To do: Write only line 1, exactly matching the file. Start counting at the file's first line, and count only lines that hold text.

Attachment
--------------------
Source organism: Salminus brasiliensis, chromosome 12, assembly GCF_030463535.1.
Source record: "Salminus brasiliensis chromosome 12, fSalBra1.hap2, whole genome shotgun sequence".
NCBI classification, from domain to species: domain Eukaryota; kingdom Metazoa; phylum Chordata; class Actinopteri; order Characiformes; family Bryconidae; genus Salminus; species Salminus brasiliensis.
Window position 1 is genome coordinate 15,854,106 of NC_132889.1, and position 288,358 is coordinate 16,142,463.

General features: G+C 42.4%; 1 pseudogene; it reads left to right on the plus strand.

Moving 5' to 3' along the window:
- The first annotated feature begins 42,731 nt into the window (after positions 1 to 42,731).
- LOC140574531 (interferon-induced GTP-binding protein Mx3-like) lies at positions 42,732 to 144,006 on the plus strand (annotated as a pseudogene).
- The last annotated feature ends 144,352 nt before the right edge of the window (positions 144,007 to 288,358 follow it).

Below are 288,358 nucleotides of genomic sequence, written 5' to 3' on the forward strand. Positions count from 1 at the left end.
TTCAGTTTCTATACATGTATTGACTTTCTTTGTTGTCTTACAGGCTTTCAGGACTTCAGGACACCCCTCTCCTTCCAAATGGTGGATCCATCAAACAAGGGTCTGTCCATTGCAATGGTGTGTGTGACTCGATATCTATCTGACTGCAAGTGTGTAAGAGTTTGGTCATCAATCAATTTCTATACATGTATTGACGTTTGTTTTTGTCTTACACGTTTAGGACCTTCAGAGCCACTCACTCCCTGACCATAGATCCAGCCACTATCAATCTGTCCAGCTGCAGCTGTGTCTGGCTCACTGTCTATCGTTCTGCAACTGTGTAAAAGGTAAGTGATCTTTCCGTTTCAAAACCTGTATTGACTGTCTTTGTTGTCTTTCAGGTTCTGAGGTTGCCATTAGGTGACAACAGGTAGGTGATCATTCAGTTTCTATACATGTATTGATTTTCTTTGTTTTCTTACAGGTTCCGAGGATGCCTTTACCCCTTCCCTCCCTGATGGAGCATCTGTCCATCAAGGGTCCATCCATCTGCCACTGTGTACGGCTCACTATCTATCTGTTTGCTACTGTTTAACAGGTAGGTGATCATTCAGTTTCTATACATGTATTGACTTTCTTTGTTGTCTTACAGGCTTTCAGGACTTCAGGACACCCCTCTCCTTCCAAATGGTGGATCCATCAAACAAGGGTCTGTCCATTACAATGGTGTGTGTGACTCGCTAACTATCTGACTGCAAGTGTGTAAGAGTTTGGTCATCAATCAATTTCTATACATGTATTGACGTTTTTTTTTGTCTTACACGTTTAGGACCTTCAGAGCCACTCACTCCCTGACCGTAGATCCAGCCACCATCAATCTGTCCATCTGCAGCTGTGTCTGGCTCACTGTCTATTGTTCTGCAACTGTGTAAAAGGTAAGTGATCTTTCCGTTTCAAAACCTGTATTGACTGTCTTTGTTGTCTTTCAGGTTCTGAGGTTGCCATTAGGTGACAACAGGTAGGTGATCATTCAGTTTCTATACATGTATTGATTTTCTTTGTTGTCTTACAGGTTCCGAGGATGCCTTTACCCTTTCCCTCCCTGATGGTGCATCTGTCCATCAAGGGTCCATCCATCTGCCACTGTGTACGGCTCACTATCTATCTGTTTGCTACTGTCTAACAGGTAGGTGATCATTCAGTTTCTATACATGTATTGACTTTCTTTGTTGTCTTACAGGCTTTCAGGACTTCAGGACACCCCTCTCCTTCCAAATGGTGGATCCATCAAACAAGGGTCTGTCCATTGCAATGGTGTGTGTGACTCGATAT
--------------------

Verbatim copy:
Source organism: Salminus brasiliensis, chromosome 12, assembly GCF_030463535.1.